"VASILY KANDINSKY: FROM BLAUE REITER TO THE BAUHAUS, 1910-1925" TO OPEN IN OCTOBER 2013

"VASILY KANDINSKY: FROM BLAUE REITER TO THE BAUHAUS, 1910-1925" TO OPEN IN OCTOBER 2013


Exhibition Charts Birth of Abstraction, Evolution of Work that Extends Beyond Easel Painting

NEW YORK (August 2, 2013) – From October 3, 2013, to February 10, 2014, Neue Galerie New York will present Vasily Kandinsky: From Blaue Reiter to the Bauhaus, 1910-1925, an exhibition of masterworks that explores the development of Kandinsky’s art over a crucial period of time: from the Blaue Reiter period into the pure abstraction and total environments of his Bauhaus years.

This exhibition is supported by an indemnity from the Federal Council on the Arts and the Humanities.

Vasily Kandinsky: From Blaue Reiter to the Bauhaus, 1910-1925 is supported by a generous grant from A. Lange & Söhne.

Connecting art, music, and theater, this gathering of loans from private and public collections traces the evolution of Kandinsky’s concept of the Gesamtkunstwerk, or total work of art. Key works by Kandinsky’s artistic peers, including Albert Bloch, Marcel Breuer, Paul Klee, August Macke, Franz Marc, László Moholy-Nagy, Gabriele Münter, and Marianne von Werefkin will also be on display.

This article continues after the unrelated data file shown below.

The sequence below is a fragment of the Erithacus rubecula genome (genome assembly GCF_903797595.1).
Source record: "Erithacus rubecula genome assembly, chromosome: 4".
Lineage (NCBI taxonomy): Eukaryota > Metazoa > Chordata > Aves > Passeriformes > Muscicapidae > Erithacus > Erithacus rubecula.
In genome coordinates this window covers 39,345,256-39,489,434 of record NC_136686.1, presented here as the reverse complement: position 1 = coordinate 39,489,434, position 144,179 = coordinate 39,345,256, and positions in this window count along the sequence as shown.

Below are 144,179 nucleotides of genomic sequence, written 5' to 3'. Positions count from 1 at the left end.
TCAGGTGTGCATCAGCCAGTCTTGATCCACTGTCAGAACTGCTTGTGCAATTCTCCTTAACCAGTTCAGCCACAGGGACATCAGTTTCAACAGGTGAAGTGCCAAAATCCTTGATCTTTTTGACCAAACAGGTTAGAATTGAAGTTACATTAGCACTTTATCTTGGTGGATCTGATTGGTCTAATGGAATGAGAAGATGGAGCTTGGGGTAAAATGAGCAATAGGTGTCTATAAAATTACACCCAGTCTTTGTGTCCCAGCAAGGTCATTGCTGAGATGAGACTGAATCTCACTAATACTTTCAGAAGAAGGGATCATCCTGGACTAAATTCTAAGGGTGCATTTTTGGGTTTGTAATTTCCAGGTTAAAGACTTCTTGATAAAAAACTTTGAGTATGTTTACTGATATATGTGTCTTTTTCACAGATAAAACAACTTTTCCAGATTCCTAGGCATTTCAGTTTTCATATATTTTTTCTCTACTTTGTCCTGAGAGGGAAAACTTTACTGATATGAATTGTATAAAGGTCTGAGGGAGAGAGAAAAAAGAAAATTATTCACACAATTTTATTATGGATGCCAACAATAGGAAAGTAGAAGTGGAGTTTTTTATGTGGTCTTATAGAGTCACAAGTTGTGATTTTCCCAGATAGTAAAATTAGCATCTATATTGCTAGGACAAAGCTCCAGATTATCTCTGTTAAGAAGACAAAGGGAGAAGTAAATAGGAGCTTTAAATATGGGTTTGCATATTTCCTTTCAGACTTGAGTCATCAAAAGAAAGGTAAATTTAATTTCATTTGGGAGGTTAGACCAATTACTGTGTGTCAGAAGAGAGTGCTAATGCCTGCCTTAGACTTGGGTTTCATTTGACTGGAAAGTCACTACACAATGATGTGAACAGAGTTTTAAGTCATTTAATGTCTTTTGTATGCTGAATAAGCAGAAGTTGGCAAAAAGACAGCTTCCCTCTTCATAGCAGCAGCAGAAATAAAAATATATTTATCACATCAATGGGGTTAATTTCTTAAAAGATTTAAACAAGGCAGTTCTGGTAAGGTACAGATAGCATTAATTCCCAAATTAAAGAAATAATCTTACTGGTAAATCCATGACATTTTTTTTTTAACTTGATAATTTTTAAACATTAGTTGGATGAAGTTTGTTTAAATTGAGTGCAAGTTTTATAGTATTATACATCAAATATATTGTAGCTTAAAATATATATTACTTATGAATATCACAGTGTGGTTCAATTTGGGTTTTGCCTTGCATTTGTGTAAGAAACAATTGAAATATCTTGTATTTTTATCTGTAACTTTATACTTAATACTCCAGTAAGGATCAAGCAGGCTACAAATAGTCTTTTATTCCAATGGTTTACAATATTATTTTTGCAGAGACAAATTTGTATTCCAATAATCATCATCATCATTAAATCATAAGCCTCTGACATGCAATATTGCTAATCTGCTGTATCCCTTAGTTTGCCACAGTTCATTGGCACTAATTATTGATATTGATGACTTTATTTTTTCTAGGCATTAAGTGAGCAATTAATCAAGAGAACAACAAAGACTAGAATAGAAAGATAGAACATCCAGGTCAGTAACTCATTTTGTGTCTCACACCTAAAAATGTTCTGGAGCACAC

The exhibition is curated by the art historian Dr. Jill Lloyd, who is also responsible for important earlier Neue Galerie exhibitions such as Christian Schad and the Neue Sachlichkeit, Van Gogh and Expressionism, and Ferdinand Hodler: View to Infinity.

Over 80 works comprise this exhibition, including large-scale paintings, rare drawings, and decorative objects. These are drawn from the permanent collection of the Neue Galerie, and augmented by major loans from The Museum of Modern Art, The Solomon R. Guggenheim Museum, Fondation Beyeler, Walker Art Center, and Centre Georges Pompidou. Central to this exhibition is a gallery devoted to a reconstruction of Kandinsky’s murals for the Juryfreie Kunstschau (Jury-Free Art Show) held in Berlin in 1922, a utopian project designed by Kandinsky and executed by his Bauhaus students. Other notable works in the exhibition include the large-scale paintings Composition V (1911), Fugue (1914), and the four wall paintings for Edwin Campbell’s New York apartment (1914).

A fully illustrated catalogue, published by Hatje Cantz, will accompany the exhibition.